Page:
Ten years ago, six African-American boys in Louisiana got into a fight with a white classmate at school. Rather than breaking it up, school administrators called the police. Where other students might have been sent home or suspended, the "Jena Six" were arrested and charged with attempted second-degree murder and conspiracy.
Many parents are up in arms after Metro Nashville Public Schools switched to a new student tracking system this year, leaving them without the ability to check student grades and wreaking havoc on bus routes.
Superintendent of schools now has a clear directive for when to close non-air conditioned schools—if the heat index is forecast to reach 90 degrees by 2 p.m., non-air conditioned schools must be dismissed two hours early.
Projects range from critical repairs to crumbling ceilings to safety improvements on windows that would help stop an intruder. The plan also calls for security camera systems, lockdown capabilities and a guest management system.
At least a half-dozen states are experimenting with large-scale arts testing—but coming up with a uniform and efficient way to measure a subject that’s all about creativity is difficult.
New rules continue the practice of breaking down standardized test scores and other performance outcomes by demographic groups. This isn’t a big deal for a large city but causes problems in Vermont, where there is little racial and linguistic diversity, the State Board of Education said.
Angry parents headed to Houston Independent School District headquarters Wednesday to protest the district's plan to spend millions in public funds to rename eight schools. The current names of the schools in question all have ties to the Confederacy.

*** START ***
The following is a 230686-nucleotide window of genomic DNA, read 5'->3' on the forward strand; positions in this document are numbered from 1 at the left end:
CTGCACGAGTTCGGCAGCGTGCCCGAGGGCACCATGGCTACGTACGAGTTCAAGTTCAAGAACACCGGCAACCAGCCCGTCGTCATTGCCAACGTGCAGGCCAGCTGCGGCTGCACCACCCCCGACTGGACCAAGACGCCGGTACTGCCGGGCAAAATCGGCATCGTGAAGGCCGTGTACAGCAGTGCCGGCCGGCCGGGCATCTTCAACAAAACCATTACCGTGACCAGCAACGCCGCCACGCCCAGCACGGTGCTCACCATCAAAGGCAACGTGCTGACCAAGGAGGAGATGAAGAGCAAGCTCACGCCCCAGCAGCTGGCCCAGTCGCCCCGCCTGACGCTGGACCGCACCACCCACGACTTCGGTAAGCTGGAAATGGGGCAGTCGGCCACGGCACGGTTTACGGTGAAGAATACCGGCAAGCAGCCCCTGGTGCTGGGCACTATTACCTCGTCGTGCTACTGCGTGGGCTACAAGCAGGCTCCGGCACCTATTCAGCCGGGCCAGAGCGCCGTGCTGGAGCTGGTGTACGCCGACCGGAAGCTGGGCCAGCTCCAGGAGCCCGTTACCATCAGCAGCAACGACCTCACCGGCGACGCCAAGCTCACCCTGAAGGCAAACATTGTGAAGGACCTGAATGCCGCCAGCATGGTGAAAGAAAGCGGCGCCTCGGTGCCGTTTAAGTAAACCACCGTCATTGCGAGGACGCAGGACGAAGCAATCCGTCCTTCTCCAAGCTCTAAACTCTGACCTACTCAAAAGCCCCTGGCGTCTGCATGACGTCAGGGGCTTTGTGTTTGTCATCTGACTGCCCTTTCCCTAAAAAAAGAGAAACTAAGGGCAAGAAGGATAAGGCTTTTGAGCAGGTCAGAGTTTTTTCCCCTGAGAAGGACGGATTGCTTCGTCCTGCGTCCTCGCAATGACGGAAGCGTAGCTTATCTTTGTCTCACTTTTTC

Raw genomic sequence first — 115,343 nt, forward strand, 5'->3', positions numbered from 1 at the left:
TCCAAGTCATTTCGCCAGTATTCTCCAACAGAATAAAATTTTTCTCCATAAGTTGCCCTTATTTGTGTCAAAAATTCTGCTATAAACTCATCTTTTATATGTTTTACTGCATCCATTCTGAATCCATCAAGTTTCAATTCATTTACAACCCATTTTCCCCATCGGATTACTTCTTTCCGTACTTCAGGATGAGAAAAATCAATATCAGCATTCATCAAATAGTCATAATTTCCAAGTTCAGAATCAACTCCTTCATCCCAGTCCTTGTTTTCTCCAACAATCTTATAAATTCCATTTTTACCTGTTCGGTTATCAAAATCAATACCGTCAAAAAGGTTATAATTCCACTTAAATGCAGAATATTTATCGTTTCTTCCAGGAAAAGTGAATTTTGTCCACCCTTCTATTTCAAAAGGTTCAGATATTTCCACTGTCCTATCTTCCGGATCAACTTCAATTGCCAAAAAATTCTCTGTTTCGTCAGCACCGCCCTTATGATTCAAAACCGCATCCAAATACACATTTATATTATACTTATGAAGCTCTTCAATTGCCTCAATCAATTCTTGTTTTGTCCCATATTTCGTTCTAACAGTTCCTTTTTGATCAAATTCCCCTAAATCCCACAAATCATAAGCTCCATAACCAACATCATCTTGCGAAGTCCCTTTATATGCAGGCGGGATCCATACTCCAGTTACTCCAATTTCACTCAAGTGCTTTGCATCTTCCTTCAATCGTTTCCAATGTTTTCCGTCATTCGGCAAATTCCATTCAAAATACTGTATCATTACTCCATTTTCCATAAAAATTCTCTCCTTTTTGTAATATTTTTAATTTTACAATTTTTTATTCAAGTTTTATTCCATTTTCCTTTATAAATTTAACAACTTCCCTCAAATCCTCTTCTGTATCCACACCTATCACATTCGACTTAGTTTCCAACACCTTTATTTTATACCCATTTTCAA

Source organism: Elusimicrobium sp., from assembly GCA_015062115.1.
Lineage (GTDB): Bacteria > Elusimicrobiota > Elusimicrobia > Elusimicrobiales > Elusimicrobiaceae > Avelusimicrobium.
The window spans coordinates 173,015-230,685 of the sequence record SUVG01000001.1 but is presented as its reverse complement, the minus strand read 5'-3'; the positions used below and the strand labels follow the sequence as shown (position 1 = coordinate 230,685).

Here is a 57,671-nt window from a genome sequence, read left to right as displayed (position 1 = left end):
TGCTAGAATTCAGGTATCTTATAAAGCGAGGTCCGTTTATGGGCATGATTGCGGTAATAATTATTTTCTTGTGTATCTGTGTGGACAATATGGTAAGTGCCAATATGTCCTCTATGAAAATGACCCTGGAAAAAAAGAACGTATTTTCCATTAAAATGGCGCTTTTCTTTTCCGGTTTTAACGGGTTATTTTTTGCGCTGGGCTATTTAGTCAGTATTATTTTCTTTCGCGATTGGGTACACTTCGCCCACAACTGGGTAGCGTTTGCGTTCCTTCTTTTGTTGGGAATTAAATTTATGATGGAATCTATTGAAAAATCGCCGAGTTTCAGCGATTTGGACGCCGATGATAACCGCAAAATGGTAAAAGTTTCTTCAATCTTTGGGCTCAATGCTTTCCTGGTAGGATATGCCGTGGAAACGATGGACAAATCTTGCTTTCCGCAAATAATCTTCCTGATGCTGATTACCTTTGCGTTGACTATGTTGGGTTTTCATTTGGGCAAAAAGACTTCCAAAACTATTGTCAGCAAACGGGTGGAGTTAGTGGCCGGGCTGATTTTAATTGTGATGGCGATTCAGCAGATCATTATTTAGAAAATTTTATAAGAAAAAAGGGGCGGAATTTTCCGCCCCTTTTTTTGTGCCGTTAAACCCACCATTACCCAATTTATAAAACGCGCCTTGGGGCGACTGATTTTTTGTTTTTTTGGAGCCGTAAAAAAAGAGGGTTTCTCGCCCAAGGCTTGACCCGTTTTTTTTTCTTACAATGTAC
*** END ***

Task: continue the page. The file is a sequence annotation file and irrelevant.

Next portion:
Work ranges from new elementary schools costing up to $14 million, to high school expansions, bus improvements and new academies.
Some see Fariña as a defender of teachers, others as the pawn of teachers unions. Is she merely a supporter of big public schools, of the sort that used to anchor a neighborhood, or does she harbor a visceral antipathy toward charter schools, which often swoop in when bigger schools fail?
A proposal to lift the seven-year ban on diet sodas in Colorado’s high schools would feed a variety of health problems among the state’s school kids, including obesity and tooth decay, health advocates say.
And you thought applying to college could be tough. The online application form for one California charter comprises an intimidating set of documents with a couple dozen pages must be completed before a student is accepted, not after, according to the website.
Iowa’s Area Education Agencies system was designed to help children and families access special education services no matter where they live in Iowa. But budget cuts and service reductions have prompted many Iowa families that have the means to seek private options.
The School District of Philadelphia doesn’t think it’s getting its fair share of property tax revenue. And it intends to do something about it. The district will hire an outside firm to track down city properties whose assessed value is at least $1 million below what it ought to be.
For a moment, let's pretend. That everything you know about America's public education system—the bitter politics and arcane funding policies, the rules and countless reasons our schools work (or don't) the way they do—is suddenly negotiable.
Schools and universities spent about $768 million on security measures in 2014—a sum that predicted to rise to roughly $907 million for 2016. That’s an awful lot of money to spend at a time when state and local budget cuts are limiting educational opportunities for students across the country.